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Measuring velocity of objects using video clips

Peter Bohacek, Henry Sibley High School
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This material is replicated on a number of sites as part of the SERC Pedagogic Service Project


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Usually we ask students to solve word problems where they are given all the information they need to solve the problem: "A car moves with velocity of 20 m/s..." In this activity, students learn to extract data about the motion of objects using videos. Several examples of videos are provided, as well as instructions for using some of these videos to measure velocity. Once this technique is mastered, students can begin to use the velocities of objects in the videos to explore other aspects of mechanics, such as collisions, conservation of energy, or projectile motion.

If the video is taken carefully, students do not need video analysis software, just a simple video playback software, such as Quicktime player, that allows students to advance the video one frame at a time.

Learning Goals

Students will learn to analyze video clips an extract data about the velocity of moving objects. This will reinforce the concept of average velocity. In addition, this activity sets the stage for other activities that build on this techniques, such as the Conservation of energy while rolling down a hill and the Conservation of energy in a roller coaster activities.

Context for Use

Intended for use in an introductory physics course covering mechanics. This activity requires students to have access to computers, ideally one computer per student. The computers should be equipped with a Quicktime player, or other video player that allows students to view .mov files frame-by-frame.

Description and Teaching Materials

Several video clips are included. These should be downloaded so they can be viewed frame-by-frame in the classroom:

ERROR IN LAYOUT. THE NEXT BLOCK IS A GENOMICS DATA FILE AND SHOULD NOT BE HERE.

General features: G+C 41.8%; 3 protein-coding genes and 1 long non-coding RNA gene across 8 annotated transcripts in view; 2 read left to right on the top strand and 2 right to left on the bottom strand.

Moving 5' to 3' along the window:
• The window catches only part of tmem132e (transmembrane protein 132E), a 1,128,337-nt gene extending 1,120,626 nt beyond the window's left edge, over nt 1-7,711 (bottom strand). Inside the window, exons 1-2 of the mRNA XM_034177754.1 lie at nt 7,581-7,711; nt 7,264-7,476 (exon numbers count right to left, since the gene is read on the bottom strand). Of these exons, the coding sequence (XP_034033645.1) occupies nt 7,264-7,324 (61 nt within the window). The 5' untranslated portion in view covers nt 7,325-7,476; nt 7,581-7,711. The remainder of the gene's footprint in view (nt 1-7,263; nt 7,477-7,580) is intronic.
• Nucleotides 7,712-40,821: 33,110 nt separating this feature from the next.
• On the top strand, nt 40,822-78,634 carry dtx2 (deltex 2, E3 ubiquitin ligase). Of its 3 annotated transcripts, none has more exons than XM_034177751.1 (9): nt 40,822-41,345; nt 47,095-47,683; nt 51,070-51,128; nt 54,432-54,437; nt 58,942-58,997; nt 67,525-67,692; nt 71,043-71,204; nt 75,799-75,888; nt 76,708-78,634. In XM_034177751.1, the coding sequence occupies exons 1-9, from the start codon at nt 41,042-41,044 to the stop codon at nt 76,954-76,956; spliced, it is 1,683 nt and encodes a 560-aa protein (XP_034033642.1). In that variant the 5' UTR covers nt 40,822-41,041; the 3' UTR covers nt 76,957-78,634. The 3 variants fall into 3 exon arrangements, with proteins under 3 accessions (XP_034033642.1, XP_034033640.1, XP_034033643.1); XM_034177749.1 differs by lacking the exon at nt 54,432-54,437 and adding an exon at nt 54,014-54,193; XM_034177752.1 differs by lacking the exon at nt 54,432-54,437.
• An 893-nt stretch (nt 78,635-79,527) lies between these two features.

Instructions for determining velocity from a video clip are in this file: Student instructions for measuring velocity using video clips (Microsoft Word 180kB Sep6 10)

Teaching Notes and Tips

This activity should be introduced when discussing the definition of velocity as the displacement divided by elapsed time. With this activity, address these two quantities separately. Students determine the elapsed time by counting the number of frames for an object to travel its own length. For example, they count the number of frames from when the object enters the field of view until the object is completely in view. They use dimensional analysis to convert this number of frames to a time by using the frame-rate.

Students struggle a bit a first recognizing that the distance that the object moves during this interval is the length of the object, rather than some other known distance.

Note that once students have mastered this technique, there are many possibilities for extensions. For example, the tennis ball video is an ideal introduction to free fall, with the tennis ball in free fall on the way down and the water droplets in free fall on the way up! In addition, it is interesting to compare the velocity of the ball as it hits the water with the velocity of the drops of water as they emerge from the splash. Similarly, the hoverpuck video is an introduction to motion in 2-dimensions, but the object is traveling at a constant velocity in both the x- and y-directions.

See a complete description of how to teach with video clips, including pedagogic strategies and a collection of sample videos.


The ideal assessment is to give students a new video clip that they have never seen before and asked to determine the velocity of the object.

References and Resources